Step 5: Once you’ve done all that, congratulations! You’ve written a YDN op-ed! Be sure to fact-check your piece to ensure the accuracy of your claims before submitting for editing and publication. 

How do I submit my op-ed?

To submit an op-ed for the News, email the Opinion Editors at with the subject line [Op-ed Pitch] followed by your proposed title for the piece. Write a brief description of your pitch in the email and attach a document with a draft of the piece.

How do I submit my letter to the editor?

Simply email and cc

Are op-eds edited?

Yes! After a piece has been submitted to us, the Opinion Editors will edit for language precision, argument clarity and structure. The Opinion Editors will also check for grammatical and spelling errors as well as factual errors, which will be discussed with the writer prior to publication and make changes according to News style guidelines. After the first round of edits by the Opinion Editors, the piece will be edited by the Copy Desk in accordance with Copy guidelines and edited by the Editor-in-Chief before being published.  

Columnists will be required to come to the YDN building at 202 York St. for in-person edits and are expected to fact-check prior to publication, while all other contributors will have the option of in-person or remote edits. All News editors will work to ensure the integrity of the piece and maintain the voice of the writer throughout the editing process. 

Are letters to the editor edited?

Yes! Letters to the editor are lightly edited for factual accuracy as well as spelling and grammar. Letters to the editor selected for publication must include a title and will not be published anonymously. Letters are subject to similar guidelines as columns; News editors may also, though will not always, offer feedback on submissions prior to publication.

The News reserves the right to include an editor’s note with the publication of a letter to the editor at the dissension of the Opinion Editors in consultation with the Editor-in-Chief.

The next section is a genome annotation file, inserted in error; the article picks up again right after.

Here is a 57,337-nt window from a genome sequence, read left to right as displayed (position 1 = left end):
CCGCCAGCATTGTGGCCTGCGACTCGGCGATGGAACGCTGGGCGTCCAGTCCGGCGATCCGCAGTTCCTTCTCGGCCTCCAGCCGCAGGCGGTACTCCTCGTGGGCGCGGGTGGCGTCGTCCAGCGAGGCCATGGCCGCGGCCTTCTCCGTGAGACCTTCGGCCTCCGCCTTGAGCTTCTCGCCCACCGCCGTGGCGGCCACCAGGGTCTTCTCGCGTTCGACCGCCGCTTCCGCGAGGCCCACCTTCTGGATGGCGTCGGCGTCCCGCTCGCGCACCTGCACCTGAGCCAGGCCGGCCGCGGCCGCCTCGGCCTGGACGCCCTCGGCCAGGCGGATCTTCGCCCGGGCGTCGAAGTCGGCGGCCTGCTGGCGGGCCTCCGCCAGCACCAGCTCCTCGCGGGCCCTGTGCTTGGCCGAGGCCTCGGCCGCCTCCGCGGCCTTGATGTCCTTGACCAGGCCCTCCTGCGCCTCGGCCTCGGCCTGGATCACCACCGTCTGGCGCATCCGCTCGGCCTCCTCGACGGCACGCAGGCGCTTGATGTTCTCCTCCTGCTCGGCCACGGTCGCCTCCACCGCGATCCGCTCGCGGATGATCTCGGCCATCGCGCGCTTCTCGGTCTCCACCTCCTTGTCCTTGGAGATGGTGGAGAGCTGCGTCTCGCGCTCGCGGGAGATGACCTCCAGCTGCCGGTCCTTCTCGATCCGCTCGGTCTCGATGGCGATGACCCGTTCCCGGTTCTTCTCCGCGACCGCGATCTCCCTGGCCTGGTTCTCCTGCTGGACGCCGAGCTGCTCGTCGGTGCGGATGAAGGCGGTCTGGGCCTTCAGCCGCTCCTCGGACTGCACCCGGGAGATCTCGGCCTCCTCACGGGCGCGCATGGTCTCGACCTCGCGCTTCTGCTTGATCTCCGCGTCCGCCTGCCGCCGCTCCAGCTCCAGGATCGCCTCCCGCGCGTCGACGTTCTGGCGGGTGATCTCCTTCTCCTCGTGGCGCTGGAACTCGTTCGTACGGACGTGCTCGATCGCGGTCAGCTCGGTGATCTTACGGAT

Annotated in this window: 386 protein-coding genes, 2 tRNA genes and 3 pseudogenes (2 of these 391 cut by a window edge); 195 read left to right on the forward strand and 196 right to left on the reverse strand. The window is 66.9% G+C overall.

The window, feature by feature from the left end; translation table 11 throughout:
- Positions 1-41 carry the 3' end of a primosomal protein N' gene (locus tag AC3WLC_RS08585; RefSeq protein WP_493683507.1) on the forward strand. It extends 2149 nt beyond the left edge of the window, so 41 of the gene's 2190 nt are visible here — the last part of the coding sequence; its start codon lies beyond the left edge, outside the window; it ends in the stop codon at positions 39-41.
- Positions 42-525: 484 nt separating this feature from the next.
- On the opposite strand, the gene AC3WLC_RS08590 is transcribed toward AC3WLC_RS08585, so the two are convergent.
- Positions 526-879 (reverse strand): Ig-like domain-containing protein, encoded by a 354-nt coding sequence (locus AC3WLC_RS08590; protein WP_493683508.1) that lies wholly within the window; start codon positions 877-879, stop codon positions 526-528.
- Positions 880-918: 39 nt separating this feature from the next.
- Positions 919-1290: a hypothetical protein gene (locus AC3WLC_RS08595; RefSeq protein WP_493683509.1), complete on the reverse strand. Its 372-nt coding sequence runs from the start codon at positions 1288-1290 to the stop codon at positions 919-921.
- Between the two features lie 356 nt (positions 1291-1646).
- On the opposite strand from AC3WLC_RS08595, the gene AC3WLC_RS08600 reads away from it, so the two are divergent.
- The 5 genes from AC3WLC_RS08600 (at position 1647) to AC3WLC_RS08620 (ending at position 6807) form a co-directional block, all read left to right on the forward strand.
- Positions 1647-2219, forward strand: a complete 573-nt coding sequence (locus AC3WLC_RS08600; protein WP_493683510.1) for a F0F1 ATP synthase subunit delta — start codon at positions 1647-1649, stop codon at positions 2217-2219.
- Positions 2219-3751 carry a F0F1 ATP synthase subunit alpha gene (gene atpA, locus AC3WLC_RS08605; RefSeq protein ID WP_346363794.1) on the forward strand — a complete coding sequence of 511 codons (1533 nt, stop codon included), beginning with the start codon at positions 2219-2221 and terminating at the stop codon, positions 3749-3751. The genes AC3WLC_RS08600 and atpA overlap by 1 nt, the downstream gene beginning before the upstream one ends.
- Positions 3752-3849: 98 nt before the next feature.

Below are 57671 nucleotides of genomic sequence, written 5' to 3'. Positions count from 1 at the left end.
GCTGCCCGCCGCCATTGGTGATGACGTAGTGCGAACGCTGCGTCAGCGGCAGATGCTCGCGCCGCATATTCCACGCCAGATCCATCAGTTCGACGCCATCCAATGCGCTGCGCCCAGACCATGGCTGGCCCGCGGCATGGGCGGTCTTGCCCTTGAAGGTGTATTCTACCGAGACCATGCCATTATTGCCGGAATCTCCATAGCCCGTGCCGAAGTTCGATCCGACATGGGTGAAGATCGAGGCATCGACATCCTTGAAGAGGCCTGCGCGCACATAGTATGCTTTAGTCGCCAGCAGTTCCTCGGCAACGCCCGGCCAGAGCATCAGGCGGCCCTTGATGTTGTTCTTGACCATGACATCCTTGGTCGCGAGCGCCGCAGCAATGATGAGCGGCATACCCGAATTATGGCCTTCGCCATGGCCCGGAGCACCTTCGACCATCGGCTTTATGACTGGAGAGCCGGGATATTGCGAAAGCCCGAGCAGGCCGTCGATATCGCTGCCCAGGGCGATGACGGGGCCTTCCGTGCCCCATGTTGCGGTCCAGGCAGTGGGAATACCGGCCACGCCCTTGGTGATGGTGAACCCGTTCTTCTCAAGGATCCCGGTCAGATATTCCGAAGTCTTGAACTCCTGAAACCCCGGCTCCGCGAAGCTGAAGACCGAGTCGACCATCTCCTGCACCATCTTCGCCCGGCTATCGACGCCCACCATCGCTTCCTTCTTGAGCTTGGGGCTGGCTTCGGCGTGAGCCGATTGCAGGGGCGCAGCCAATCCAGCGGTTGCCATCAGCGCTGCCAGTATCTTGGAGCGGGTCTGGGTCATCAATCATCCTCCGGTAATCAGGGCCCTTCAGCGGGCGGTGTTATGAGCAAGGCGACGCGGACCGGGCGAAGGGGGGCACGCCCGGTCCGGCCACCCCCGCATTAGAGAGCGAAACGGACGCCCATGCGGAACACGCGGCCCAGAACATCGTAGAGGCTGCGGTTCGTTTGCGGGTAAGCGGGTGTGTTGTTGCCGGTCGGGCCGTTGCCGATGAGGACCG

Anonymity policy

As is industry standard, the News does not publish anonymous opinion columns to promote accountability. In rare, exceptional cases, the Opinion Editors, in consultation with the Editor in Chief, may grant anonymity in cases where it is necessary to protect the writer from harm or retaliation.  In cases where it is determined that anonymity is not necessary, a detailed explanation will be provided to the writer at which time the writer will decide whether or not they would like to proceed with publication under a byline. 

Retraction policy 

The YDN does not retract op-eds or letters to the editor published online or in print. In the event that a writer who previously published an op-ed in the News decides that they would like their piece removed from the website, they must make an email request to the Opinion Editors at

At the Opinion Editor’s discretion, in consultation with the Editor-in-Chief, the piece may be archived and replaced with an editor’s note explaining the author’s changed stance and a link to the original article with the headline and byline remaining on the website. Writers will have the same opportunity as other writers to publish future op-eds that correct the record and better reflect the beliefs of the writer.